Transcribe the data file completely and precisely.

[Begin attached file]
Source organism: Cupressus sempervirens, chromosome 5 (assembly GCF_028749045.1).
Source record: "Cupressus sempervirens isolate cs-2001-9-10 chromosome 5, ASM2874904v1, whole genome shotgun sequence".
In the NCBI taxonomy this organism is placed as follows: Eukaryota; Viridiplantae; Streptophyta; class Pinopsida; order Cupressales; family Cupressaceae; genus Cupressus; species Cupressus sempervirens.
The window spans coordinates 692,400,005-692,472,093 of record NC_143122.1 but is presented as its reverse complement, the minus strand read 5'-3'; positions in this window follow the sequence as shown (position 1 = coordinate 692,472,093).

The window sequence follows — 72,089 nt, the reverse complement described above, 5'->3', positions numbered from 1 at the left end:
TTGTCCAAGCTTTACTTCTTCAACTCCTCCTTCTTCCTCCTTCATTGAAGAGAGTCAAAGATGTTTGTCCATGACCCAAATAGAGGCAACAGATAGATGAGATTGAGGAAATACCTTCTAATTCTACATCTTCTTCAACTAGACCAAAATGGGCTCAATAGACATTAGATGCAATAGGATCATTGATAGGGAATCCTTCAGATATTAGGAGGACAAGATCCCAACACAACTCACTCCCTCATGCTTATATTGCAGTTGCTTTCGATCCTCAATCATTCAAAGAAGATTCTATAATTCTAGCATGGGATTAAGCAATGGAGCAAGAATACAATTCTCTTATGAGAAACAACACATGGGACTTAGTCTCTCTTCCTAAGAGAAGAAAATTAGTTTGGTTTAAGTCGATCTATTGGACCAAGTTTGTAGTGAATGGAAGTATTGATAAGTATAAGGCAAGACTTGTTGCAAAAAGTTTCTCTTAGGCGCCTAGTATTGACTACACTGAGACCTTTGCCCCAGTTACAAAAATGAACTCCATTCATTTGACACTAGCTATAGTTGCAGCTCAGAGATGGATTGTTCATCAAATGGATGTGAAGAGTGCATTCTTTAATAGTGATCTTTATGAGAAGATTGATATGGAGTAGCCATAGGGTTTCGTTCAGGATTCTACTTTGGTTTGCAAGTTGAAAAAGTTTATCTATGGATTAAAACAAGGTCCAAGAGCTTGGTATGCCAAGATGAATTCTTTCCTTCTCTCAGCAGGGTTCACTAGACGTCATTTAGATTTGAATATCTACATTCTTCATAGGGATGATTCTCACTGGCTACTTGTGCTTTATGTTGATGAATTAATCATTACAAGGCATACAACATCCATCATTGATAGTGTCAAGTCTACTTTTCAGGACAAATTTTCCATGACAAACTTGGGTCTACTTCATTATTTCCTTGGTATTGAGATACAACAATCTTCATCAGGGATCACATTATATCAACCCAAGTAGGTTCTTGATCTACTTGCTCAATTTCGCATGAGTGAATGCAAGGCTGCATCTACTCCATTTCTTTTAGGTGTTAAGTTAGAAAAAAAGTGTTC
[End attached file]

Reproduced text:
Source organism: Cupressus sempervirens, chromosome 5 (assembly GCF_028749045.1).
Source record: "Cupressus sempervirens isolate cs-2001-9-10 chromosome 5, ASM2874904v1, whole genome shotgun sequence".
In the NCBI taxonomy this organism is placed as follows: Eukaryota; Viridiplantae; Streptophyta; class Pinopsida; order Cupressales; family Cupressaceae; genus Cupressus; species Cupressus sempervirens.
The window spans coordinates 692,400,005-692,472,093 of record NC_143122.1 but is presented as its reverse complement, the minus strand read 5'-3'; positions in this window follow the sequence as shown (position 1 = coordinate 692,472,093).

The window sequence follows — 72,089 nt, the reverse complement described above, 5'->3', positions numbered from 1 at the left end:
TTGTCCAAGCTTTACTTCTTCAACTCCTCCTTCTTCCTCCTTCATTGAAGAGAGTCAAAGATGTTTGTCCATGACCCAAATAGAGGCAACAGATAGATGAGATTGAGGAAATACCTTCTAATTCTACATCTTCTTCAACTAGACCAAAATGGGCTCAATAGACATTAGATGCAATAGGATCATTGATAGGGAATCCTTCAGATATTAGGAGGACAAGATCCCAACACAACTCACTCCCTCATGCTTATATTGCAGTTGCTTTCGATCCTCAATCATTCAAAGAAGATTCTATAATTCTAGCATGGGATTAAGCAATGGAGCAAGAATACAATTCTCTTATGAGAAACAACACATGGGACTTAGTCTCTCTTCCTAAGAGAAGAAAATTAGTTTGGTTTAAGTCGATCTATTGGACCAAGTTTGTAGTGAATGGAAGTATTGATAAGTATAAGGCAAGACTTGTTGCAAAAAGTTTCTCTTAGGCGCCTAGTATTGACTACACTGAGACCTTTGCCCCAGTTACAAAAATGAACTCCATTCATTTGACACTAGCTATAGTTGCAGCTCAGAGATGGATTGTTCATCAAATGGATGTGAAGAGTGCATTCTTTAATAGTGATCTTTATGAGAAGATTGATATGGAGTAGCCATAGGGTTTCGTTCAGGATTCTACTTTGGTTTGCAAGTTGAAAAAGTTTATCTATGGATTAAAACAAGGTCCAAGAGCTTGGTATGCCAAGATGAATTCTTTCCTTCTCTCAGCAGGGTTCACTAGACGTCATTTAGATTTGAATATCTACATTCTTCATAGGGATGATTCTCACTGGCTACTTGTGCTTTATGTTGATGAATTAATCATTACAAGGCATACAACATCCATCATTGATAGTGTCAAGTCTACTTTTCAGGACAAATTTTCCATGACAAACTTGGGTCTACTTCATTATTTCCTTGGTATTGAGATACAACAATCTTCATCAGGGATCACATTATATCAACCCAAGTAGGTTCTTGATCTACTTGCTCAATTTCGCATGAGTGAATGCAAGGCTGCATCTACTCCATTTCTTTTAGGTGTTAAGTTAGAAAAAAAGTGTTC